Towering 2,285 meters (7,495 feet) above the monastery is Mount Sinai. For many, the trek to the summit is a highlight of a visit to the monastery, either by following the camel trail or climbing the Steps of Repentance. At the top you’ll be rewarded by spectacular views, plus the knowledge that you are standing on the spot where Moses received the Ten Commandments.
For many visitors to St. Catherine’s Monastery at the foot of Mount Sinai, the trek to the mountain's 2,285 meter (7,495 foot) summit is a highlight of their visit.
There is a chapel at the top, reached by either following the camel trail or climbing the 3,750 Steps of Repentance. Whichever way you visit, the final stretch is a grueling 750 rocky steps to the top, where you’ll be rewarded by spectacular views, plus the knowledge that you are standing on the spot where Moses received the Ten Commandments.
Most visitors climb the mountain before dawn, arriving in time to catch the sight of the sun rising over the desert and surrounding peaks. To make things easier on your thigh and calf muscles, take the path on the way up, and the steps on the way down.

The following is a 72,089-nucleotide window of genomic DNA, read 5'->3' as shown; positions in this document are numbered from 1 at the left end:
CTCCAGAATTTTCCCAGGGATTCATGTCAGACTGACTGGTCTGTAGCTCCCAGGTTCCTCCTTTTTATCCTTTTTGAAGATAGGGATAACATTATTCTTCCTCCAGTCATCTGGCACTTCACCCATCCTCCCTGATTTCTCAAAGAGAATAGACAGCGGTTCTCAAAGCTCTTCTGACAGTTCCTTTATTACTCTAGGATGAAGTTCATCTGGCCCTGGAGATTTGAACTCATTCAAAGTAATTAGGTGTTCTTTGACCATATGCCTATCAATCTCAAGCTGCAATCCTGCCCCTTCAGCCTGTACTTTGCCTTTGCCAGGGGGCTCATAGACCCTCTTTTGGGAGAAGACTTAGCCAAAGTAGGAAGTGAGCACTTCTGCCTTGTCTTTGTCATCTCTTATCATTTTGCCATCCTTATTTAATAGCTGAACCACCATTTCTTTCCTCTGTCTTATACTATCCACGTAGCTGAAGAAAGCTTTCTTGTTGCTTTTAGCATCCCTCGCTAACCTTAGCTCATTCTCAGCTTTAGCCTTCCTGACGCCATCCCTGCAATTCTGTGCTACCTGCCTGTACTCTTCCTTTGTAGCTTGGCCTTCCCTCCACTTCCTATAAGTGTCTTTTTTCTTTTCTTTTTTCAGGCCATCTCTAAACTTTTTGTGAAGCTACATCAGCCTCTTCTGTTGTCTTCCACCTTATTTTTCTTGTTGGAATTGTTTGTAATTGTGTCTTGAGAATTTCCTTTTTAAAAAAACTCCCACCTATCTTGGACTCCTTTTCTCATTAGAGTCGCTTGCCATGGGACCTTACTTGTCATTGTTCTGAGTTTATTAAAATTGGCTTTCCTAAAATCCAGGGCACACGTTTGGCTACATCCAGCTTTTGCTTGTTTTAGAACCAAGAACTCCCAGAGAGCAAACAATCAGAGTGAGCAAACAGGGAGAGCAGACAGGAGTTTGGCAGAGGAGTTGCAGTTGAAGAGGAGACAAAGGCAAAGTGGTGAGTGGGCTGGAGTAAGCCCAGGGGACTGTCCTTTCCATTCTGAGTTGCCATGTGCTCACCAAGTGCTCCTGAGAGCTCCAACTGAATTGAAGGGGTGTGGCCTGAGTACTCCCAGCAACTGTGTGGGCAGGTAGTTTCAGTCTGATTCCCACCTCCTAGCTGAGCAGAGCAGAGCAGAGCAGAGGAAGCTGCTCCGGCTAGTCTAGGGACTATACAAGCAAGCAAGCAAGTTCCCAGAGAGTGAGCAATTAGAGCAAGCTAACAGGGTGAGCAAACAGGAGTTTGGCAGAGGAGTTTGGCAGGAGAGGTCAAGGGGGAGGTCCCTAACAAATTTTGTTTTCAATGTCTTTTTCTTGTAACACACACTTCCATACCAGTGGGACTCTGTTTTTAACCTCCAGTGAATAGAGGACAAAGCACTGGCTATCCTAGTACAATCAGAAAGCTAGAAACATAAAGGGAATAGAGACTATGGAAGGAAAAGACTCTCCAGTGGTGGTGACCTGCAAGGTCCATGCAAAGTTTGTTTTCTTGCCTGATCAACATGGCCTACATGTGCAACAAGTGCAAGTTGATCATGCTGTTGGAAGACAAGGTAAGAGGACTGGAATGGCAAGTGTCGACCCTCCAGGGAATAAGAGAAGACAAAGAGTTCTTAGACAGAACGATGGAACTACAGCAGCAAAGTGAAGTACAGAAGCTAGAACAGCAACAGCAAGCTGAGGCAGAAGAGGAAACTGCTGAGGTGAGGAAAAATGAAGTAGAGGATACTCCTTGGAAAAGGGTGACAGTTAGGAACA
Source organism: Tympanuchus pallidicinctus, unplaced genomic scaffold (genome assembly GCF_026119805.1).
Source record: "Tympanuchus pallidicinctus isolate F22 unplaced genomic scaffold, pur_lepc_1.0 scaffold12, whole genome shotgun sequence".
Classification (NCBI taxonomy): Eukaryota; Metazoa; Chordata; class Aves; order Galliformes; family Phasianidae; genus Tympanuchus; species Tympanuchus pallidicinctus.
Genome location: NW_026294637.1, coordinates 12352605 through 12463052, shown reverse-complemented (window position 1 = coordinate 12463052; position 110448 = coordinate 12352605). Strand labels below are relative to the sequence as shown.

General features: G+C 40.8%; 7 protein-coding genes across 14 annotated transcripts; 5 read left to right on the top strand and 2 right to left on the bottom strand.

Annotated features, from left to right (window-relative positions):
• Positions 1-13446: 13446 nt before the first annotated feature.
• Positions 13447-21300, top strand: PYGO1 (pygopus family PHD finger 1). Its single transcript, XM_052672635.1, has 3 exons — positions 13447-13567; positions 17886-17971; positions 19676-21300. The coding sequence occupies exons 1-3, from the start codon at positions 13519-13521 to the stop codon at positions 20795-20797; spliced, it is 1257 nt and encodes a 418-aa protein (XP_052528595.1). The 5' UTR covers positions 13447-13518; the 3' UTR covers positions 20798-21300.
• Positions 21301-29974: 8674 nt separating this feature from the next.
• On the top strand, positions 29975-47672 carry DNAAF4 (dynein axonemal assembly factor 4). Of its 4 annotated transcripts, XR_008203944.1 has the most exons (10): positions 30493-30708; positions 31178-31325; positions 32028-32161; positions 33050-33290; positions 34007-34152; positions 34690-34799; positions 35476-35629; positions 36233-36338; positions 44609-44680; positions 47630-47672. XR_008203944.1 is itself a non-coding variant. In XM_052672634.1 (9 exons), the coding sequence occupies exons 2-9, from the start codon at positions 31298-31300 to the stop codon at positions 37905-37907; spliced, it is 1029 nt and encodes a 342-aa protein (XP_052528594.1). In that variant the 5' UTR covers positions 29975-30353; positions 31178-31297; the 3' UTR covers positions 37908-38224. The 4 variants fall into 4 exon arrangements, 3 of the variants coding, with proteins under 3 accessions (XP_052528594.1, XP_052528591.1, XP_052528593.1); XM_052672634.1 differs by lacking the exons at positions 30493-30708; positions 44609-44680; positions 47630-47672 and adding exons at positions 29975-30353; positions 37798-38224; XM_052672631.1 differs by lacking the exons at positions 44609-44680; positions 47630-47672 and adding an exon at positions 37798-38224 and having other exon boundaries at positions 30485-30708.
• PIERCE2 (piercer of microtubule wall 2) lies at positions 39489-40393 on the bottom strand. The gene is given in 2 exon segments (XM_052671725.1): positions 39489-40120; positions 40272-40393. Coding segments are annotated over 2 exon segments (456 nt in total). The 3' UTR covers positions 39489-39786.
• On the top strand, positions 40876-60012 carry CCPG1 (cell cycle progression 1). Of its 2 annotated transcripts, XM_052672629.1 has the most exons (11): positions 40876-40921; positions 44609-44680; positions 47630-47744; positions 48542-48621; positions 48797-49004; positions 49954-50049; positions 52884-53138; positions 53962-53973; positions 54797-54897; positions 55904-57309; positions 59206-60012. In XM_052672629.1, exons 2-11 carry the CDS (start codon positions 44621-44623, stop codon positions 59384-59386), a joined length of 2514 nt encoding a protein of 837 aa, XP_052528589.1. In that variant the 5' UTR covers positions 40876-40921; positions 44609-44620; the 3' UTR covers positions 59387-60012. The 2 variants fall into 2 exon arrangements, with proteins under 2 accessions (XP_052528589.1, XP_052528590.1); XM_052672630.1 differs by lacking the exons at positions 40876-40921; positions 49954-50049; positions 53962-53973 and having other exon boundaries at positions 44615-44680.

The city of Memphis was the capital of ancient Egypt. It was the King's residence and the political and administrative centre until around 2,200 BC. It had impressive fortifications and temples, largely to Ptah, the god of creation and artworks. Estimates of population vary from 6,000 to 30,000 but either way, it was one of the larger, if not the largest, cities of its era.
Archaeological digging in the area has uncovered a Temple of Ptah and sculptures, including a sphinx (smaller than the one at Giza but still impressive), and the Colossus of Ramses II. These are now housed in the outdoor Memphis Museum in Mit Rihina, the modern town in this area. In 1979, UNESCO designated the area a World Heritage Site.